(Edit: Manzi has additionally, without confusion, located such an African ancestor to the Hiedelbergensis morphology of Ceprano at the Gombere site.)

Basal Humans, likely the migratory population 148k years ago, would be presented by the Iwo Eleru skull. Jm8 mentions of their relation to similar specimen and DNA sequences found. Likewise, they seem to be responsible for A00.

My previous article has previously mentioned the resulting phenotypic diversity in Modern Africans by way of their skulls. However, I will briefly touch upon some recent examples from my bin of sources.

Klasies River 100k : More so “modern” than Florisbad but shows no particular phenotype towards Khoisan.

Border Cave 100k-50k: Speculated once to be linked to modern Khoi-san, however modern studies shows that it is only apparent much later. General considered “Modern“.

Lukena Hill Crania 20k: Similar to late Pleistocene North Africans, rare morphology in modern samples. Best represents pre-holocene humans prior to gracilization along with 33k Nazlet Khater. The latter skull could likewise conform to Khoi-san ancestry prior to Gracilization in the Holocene.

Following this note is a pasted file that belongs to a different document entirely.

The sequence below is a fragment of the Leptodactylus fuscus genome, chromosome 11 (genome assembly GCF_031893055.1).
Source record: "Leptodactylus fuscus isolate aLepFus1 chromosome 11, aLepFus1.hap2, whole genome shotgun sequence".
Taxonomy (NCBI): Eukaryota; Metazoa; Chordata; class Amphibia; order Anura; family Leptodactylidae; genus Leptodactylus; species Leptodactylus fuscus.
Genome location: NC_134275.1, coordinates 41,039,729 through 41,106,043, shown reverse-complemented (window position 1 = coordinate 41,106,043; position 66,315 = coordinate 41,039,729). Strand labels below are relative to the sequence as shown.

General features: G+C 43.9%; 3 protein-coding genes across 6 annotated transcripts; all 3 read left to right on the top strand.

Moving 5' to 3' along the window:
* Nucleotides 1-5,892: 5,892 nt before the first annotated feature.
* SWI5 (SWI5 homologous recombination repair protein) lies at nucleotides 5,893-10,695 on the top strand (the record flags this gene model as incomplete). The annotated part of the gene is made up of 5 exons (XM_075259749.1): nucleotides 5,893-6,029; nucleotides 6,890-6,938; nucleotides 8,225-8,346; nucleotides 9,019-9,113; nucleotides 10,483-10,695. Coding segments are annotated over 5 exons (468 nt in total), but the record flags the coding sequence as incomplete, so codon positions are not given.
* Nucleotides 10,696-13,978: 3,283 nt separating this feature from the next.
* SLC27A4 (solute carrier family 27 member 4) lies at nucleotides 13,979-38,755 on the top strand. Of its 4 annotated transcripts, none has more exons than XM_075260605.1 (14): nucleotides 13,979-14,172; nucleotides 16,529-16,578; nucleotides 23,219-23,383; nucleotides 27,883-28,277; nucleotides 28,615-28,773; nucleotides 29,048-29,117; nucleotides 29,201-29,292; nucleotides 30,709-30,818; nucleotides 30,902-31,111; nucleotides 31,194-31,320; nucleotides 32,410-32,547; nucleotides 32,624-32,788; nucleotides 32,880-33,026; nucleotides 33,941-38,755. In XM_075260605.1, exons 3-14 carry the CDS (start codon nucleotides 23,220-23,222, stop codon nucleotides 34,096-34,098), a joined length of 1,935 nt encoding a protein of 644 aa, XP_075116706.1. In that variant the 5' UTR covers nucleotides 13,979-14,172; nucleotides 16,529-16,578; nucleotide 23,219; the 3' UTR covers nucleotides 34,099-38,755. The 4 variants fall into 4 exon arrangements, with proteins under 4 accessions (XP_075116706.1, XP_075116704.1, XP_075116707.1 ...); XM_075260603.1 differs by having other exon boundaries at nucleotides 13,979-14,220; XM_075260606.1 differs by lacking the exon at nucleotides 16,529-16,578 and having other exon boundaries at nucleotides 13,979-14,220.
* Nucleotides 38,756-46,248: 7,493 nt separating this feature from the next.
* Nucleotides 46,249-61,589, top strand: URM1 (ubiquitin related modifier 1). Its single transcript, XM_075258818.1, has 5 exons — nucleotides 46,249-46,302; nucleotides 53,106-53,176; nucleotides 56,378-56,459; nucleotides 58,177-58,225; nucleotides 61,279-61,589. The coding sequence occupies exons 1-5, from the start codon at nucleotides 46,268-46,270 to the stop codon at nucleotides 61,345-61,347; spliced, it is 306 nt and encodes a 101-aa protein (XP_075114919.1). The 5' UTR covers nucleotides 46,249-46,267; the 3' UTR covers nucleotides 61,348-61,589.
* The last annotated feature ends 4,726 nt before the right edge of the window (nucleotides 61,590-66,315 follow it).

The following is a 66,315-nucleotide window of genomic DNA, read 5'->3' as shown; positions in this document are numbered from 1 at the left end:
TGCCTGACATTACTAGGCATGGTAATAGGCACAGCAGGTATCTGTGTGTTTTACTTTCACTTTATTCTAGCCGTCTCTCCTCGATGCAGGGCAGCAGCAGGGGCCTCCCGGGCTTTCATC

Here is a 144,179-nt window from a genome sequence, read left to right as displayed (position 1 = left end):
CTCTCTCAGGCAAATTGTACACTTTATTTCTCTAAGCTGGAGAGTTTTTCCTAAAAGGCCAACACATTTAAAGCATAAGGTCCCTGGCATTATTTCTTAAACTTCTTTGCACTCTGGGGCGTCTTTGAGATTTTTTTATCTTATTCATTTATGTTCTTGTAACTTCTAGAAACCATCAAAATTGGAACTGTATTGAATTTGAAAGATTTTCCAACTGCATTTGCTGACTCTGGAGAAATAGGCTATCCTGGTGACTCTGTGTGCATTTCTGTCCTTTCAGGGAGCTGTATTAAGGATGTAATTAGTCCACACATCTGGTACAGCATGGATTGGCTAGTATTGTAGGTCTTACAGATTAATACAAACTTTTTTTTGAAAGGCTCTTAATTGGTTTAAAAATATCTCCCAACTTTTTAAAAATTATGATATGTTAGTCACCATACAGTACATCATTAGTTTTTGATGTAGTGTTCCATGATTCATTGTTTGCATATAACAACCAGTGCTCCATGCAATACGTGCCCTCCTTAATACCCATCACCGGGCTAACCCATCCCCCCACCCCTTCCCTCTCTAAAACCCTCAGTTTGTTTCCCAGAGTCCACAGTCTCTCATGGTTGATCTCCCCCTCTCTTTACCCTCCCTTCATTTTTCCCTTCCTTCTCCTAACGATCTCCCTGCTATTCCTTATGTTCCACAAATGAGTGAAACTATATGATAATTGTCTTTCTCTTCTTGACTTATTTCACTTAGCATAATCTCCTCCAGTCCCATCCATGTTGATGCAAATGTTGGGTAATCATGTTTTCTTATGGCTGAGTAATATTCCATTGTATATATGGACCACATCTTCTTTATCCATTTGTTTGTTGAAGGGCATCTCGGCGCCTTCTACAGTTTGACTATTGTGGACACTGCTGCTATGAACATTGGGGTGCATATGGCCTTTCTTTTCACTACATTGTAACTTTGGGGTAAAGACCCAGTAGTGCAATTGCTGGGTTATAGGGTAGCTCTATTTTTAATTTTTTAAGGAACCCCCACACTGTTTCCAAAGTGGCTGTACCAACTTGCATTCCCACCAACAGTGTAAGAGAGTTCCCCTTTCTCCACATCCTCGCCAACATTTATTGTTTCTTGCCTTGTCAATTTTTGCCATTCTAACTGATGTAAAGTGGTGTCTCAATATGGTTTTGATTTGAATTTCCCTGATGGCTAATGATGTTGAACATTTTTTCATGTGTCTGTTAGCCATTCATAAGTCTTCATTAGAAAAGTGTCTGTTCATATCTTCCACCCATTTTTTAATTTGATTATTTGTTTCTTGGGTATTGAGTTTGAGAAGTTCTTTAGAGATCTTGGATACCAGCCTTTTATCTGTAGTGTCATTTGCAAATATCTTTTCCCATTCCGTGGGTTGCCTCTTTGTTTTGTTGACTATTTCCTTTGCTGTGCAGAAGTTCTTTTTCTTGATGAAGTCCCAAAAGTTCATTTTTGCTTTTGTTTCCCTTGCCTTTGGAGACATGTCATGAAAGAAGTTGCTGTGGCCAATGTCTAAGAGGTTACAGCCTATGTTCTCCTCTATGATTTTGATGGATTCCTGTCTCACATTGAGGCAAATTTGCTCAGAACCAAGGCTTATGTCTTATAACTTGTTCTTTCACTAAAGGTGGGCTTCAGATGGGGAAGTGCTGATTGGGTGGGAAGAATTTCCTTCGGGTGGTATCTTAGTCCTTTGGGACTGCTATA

Matjes River Crania 9k: Joins other Holocene skulls displaying Khoisan morphology.

Nakuru IX: Odd skull with not much literature, somewhere from southern Africa and dated around 17k, yet aligns with Bantu. This book, which provides a very close continuum in morphology that I’ve been following, dates it as Holocene with some Khoi-san samples. This suggest that at some point it was re-grouped.

Concluding remarks, I have left out alot of other significant details that could give direction in what to investigate in future findings. I encourage that readers go over the original articles themselves to notice other significant findings, such as the relevant positively selected features associated with them. I, may likewise, touch upon the sequences of morphology, paleo-environments, and archaeology in the future. For the time being, we have acquired both game-changing evidence of ancient substructure and a refined continuum of homo evolution in recent years.